The big weakness in there being only two viable parties is that financially powerful interests have only two to deal with (i.e. buy). Today, legislators of both major parties -- the Big Two -- spend afternoons milking K Street cash. Since the Bill Clinton Administration forsake working Americans in order to pursue the same corporate money source as the Republicans, the Big Two have proceeded to become ever more alike. The resulting "republicrat" entity has not located in a centrist area, as some theory would have it, but has surged steadily toward the political right like a massive, money-drenched army. As a result, and with all the help a corporate-owned media can muster (as when such as MSNBC is showcased as "leftist"), a true political left has been deeply buried. When Noam Chomsky defines Hillary Clinton as a "moderate Republican", he's not kidding.
There seems, in much of the public mind, an assumption that two-party dominance enjoys some kind of legal enforcement. It doesn't. There is nothing in the US Constitution or anywhere else in US law to mandate such a system. Nevertheless, the two major parties have been able to keep alternate parties -- Green, Progressive, Justice, Democratic Socialist, Constitution, Libertarian, etc. -- so at bay as to have them essentially neutered. And the Big Two work to keep it that way.
Consider the impact of the Big Two taking control of the "debates" formerly conducted by the League of Women Voters. In 1988, the parties demanded so much control of the debate format as to make the debates "a fraud" and a "hoodwinking of the American public" in the view of the League, which then withdrew its support.
The Commission on Presidential Debates now running the debates is a private entity sponsored by corporate money. As a protector of the Big Two from alternate party influence, the Commission is essentially bullet proof. In 2000, Ralph Nader, running for President in the Green Party, was not only barred from the debates but was kept from even entering the auditorium as a spectator. Just four years ago, Green Party candidate for President Jill Stein was not merely barred from the debate. She was arrested, taken to an unpublicized site, and handcuffed to a chair for eight hours in the presence of some thirteen uniformed police. The two-party system is a damned stranglehold keeping a broad range of political views out of the public sphere.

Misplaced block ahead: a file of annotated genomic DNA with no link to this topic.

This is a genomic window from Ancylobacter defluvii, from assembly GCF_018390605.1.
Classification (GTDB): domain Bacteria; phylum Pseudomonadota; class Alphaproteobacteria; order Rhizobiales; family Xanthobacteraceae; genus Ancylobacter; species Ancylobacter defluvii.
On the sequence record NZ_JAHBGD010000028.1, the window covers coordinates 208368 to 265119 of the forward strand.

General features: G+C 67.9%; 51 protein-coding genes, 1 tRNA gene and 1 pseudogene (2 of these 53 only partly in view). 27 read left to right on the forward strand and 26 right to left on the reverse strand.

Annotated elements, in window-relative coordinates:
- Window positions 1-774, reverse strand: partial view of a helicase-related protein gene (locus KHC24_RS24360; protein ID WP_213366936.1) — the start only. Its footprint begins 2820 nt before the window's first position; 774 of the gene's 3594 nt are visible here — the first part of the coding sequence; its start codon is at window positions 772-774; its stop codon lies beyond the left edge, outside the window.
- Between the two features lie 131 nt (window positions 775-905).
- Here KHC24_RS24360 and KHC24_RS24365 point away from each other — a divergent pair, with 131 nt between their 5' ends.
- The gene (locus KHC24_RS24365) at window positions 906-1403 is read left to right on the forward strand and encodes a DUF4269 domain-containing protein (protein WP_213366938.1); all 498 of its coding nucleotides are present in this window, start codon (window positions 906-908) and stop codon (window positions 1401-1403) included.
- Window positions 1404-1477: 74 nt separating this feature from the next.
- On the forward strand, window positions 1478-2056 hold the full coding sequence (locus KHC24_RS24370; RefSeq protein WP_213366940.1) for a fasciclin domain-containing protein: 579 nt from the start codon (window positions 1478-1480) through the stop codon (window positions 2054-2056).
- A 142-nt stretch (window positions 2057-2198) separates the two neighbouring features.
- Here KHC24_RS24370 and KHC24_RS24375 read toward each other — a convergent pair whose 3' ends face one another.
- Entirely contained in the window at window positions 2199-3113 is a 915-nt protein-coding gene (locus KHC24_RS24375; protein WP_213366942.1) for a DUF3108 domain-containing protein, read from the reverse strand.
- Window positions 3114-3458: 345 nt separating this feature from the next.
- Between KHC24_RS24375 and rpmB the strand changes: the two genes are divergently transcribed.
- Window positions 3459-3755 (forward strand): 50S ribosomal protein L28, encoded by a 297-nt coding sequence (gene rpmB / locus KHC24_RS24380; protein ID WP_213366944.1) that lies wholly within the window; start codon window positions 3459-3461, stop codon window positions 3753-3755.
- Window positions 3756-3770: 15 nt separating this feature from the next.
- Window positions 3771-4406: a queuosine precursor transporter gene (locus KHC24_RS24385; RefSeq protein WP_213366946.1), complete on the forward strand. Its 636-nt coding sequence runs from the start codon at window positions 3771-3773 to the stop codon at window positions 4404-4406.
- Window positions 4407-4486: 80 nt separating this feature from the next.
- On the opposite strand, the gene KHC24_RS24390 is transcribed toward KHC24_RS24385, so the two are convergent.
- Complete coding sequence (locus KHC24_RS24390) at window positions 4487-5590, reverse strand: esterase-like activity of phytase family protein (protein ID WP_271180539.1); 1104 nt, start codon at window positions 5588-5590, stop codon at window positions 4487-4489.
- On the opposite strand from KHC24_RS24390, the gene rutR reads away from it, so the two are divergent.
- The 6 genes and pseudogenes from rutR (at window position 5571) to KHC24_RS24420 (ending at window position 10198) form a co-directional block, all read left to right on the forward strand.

As the Republican Party has tried to find a way to counter Donald Trump, and as the Democratic Party has done all it can to favor Clinton and to subvert Sanders, there have been many suggestions that either could conceivably run as an independent or under another party's banner. That could be the best thing to happen in decades. The rise of populist candidates in both major parties at the same time is a rare opportunity to expand the world of political possibilities in the good old USA.
Recent days have seen a barrage of demands from both democratic politicians and media figures that Sanders "unite the Democratic Party" by yielding to Clinton, lest he become a spoiler and cause a Trump victory (Actually, polls show Sanders stronger than Clinton against Trump, so who should yield to whom?). This is the Two-Party System struggling to maintain itself. But Bernie Sanders cannot "unite the party" by yielding to Clinton, because there is no room to "come together". Hillary Clinton is the very embodiment of everything Sanders and his supporters despise and stand against. If he were to capitulate to the degree that the Democratic Party hierarchy would deem acceptable, it would be Sanders saying, in essence, that his "revolution" has been a failure. It would be the cruelest of betrayals.
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Sanders, and the huge segment of the US population that believes in him, have been so dissed by the Democratic Party that they owe it no allegiance whatever. Why not have Sanders run as an independent or even as a Green? Why not? Sanders has already been described as basically a "New Dealer". When you get right down to it, the Green Party of today differs hardly a whit from the Democratic Party of old and the social values of Franklin Delano Roosevelt's "New Deal".
Bill Willers is emeritus professor of biology, University of Wisconsin-Oshkosh